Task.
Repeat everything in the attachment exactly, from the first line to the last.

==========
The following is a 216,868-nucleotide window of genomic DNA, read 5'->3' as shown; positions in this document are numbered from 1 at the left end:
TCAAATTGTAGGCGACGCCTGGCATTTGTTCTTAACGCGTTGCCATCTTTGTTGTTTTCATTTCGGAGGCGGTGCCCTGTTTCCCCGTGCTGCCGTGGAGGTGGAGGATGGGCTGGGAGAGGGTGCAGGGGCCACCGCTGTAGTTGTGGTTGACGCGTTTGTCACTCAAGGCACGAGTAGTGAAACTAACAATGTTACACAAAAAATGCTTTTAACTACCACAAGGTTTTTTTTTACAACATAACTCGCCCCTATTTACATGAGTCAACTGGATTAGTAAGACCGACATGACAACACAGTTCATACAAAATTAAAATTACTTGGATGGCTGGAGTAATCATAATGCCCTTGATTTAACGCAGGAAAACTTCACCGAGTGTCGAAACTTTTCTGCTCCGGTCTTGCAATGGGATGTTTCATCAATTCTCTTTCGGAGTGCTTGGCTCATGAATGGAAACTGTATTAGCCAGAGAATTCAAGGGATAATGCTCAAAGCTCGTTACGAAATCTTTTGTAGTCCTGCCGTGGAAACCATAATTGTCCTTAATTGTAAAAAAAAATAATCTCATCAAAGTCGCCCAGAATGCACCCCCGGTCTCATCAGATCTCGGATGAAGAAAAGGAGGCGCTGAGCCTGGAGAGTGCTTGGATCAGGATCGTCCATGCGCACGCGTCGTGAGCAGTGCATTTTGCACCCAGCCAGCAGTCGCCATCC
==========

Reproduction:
The following is a 216,868-nucleotide window of genomic DNA, read 5'->3' as shown; positions in this document are numbered from 1 at the left end:
TCAAATTGTAGGCGACGCCTGGCATTTGTTCTTAACGCGTTGCCATCTTTGTTGTTTTCATTTCGGAGGCGGTGCCCTGTTTCCCCGTGCTGCCGTGGAGGTGGAGGATGGGCTGGGAGAGGGTGCAGGGGCCACCGCTGTAGTTGTGGTTGACGCGTTTGTCACTCAAGGCACGAGTAGTGAAACTAACAATGTTACACAAAAAATGCTTTTAACTACCACAAGGTTTTTTTTTACAACATAACTCGCCCCTATTTACATGAGTCAACTGGATTAGTAAGACCGACATGACAACACAGTTCATACAAAATTAAAATTACTTGGATGGCTGGAGTAATCATAATGCCCTTGATTTAACGCAGGAAAACTTCACCGAGTGTCGAAACTTTTCTGCTCCGGTCTTGCAATGGGATGTTTCATCAATTCTCTTTCGGAGTGCTTGGCTCATGAATGGAAACTGTATTAGCCAGAGAATTCAAGGGATAATGCTCAAAGCTCGTTACGAAATCTTTTGTAGTCCTGCCGTGGAAACCATAATTGTCCTTAATTGTAAAAAAAAATAATCTCATCAAAGTCGCCCAGAATGCACCCCCGGTCTCATCAGATCTCGGATGAAGAAAAGGAGGCGCTGAGCCTGGAGAGTGCTTGGATCAGGATCGTCCATGCGCACGCGTCGTGAGCAGTGCATTTTGCACCCAGCCAGCAGTCGCCATCC